Spring migration is in full swing.
I’ve had a pretty good season so far with several warbler and vireo species, scarlet tanagers, rose-breasted grosbeaks, Baltimore orioles, gray catbirds, bobolinks, a few thrushes and a ruby-throated hummingbird pair.
So far, the indigo bunting has eluded me, but hopefully by the time this column has gone to print my luck will have changed on that front.
I’m not the only one who has been busy looking for birds this spring. Here’s a rundown of what some of our neighbors have been seeing …
Elena from Winchester has had both orchard and Baltimore orioles, as well as mockingbirds, northern flickers and wild turkeys. Earlier this spring, Elena played host to a flock of evening grosbeaks.
Jeannie from Marlow also had a sizable flock of evening grosbeaks, numbering more than 20 birds in all. It was a good winter for seeing those handsome yellow, black and white birds, and that seems to have trickled into spring. Jeannie also relayed a yard first for her as she saw three yellow-bellied sapsuckers on the same tree on her property.
Also, she reports, a male purple finch paid a surprise visit.
Same for Dick and Pat from Westmoreland. They report seeing four males and three females, commenting that “The contrast between purple finches and the house finches is dramatic. No question they are purple finches.”
Jane from Marlborough was one of many people from across New England who noticed a dearth of birds at her feeders this winter, but exclaimed “They’re baaack!” a few weeks ago. The sightings included visits from pine siskins, robins, bluebirds, red-bellied woodpeckers, downy woodpeckers, chickadees, nuthatches, titmice, goldfinches, purple finches, blue jays and cardinals.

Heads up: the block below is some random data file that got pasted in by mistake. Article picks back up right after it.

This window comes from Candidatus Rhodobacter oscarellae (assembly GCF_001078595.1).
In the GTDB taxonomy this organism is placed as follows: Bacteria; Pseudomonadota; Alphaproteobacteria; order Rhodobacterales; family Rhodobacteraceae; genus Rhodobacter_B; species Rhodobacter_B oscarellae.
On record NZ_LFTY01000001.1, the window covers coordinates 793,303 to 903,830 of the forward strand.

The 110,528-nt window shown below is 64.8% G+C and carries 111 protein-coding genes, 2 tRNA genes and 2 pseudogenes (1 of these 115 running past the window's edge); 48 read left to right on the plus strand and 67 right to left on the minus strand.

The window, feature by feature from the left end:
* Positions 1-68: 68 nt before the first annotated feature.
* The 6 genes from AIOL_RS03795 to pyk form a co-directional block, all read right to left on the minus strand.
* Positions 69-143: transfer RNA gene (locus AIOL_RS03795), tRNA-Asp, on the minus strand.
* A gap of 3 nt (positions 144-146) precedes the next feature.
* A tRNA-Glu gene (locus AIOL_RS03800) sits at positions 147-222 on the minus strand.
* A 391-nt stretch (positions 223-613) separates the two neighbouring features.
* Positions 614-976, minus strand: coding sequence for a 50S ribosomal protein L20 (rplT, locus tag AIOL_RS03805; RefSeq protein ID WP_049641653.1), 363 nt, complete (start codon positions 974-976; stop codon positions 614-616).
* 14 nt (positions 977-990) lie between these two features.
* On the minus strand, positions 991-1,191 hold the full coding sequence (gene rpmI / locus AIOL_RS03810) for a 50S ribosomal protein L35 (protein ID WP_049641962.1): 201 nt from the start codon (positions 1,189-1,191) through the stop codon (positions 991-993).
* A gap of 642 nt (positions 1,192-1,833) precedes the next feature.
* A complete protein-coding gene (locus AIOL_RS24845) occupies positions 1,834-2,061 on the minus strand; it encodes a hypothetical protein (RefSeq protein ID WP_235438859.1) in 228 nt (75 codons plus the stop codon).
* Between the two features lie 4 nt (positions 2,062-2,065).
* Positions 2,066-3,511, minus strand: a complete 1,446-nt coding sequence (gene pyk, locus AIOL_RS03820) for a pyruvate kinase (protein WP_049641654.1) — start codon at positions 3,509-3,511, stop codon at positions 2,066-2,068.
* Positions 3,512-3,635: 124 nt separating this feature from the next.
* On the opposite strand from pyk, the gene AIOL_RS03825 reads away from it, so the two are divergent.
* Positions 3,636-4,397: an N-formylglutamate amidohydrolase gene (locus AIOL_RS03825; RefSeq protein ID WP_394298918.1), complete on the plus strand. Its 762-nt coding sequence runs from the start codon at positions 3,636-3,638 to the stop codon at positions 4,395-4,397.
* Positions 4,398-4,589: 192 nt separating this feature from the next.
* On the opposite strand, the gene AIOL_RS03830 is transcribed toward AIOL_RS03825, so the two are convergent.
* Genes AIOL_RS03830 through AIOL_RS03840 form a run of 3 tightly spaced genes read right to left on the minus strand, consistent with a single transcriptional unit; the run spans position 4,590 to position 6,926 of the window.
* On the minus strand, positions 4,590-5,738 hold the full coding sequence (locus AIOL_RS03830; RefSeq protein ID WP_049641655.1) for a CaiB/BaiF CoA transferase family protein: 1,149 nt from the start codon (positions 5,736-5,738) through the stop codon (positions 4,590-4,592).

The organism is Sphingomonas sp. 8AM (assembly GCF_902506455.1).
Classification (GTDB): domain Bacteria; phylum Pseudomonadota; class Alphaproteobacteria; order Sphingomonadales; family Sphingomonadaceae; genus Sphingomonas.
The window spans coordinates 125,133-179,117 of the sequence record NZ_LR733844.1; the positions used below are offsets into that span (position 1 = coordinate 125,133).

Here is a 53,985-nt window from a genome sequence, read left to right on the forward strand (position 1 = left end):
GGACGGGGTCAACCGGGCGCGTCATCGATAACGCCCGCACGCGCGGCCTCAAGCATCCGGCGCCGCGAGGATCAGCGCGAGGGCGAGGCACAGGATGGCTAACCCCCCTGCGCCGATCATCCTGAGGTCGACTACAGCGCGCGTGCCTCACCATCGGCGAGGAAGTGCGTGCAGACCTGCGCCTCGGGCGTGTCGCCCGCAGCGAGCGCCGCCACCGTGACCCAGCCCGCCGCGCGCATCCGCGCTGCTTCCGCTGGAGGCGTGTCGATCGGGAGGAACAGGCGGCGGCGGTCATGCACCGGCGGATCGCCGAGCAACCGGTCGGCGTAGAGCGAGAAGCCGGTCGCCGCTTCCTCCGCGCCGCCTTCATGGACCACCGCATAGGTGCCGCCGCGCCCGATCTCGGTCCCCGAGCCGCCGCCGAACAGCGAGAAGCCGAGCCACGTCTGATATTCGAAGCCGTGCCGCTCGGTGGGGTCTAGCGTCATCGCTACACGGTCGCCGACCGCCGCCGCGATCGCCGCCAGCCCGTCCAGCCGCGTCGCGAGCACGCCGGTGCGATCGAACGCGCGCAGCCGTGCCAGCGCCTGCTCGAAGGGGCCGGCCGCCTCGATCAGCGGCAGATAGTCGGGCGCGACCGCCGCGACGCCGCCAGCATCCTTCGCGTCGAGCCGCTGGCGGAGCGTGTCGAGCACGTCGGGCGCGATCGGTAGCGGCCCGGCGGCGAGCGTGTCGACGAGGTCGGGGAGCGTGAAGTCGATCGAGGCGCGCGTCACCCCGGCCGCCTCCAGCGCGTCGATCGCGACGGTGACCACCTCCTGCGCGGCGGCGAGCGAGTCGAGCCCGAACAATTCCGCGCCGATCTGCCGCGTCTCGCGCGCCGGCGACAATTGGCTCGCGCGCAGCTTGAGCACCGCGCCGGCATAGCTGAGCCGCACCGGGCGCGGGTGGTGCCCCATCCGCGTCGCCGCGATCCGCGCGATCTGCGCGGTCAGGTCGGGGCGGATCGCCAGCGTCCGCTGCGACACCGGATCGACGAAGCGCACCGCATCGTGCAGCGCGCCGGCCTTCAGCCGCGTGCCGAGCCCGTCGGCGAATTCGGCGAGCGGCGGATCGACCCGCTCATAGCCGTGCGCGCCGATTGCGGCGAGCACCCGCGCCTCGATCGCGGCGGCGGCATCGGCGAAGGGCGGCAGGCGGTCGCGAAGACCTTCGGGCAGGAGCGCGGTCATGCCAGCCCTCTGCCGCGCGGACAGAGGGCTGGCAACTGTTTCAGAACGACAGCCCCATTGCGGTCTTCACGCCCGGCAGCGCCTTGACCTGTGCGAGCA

Jane also mentioned an important tidbit regarding her husband giving the feeders a “good spring cleaning.” If you haven’t scrubbed your feeders lately, remember it’s important to do so, especially as the weather grows warmer.
Don’t make me submit that photo of a goldfinch with avian conjunctivitis again.
Finally, Baltimore orioles seemed to have been the bird of the week last week. Richard from the Monadnock Region had two male orioles at his suet feeder. Lida, also from the region, attracted five (three females and two males) orioles to her back deck with oranges. She sent a neat photo to document the sighting. I’ve never had a single oriole visit my offerings, let alone five at once. I’ve tried oranges, suet, grape jelly — but nothing.
Spring migration is fleeting; don’t miss out.
And, keep reports of the sightings coming.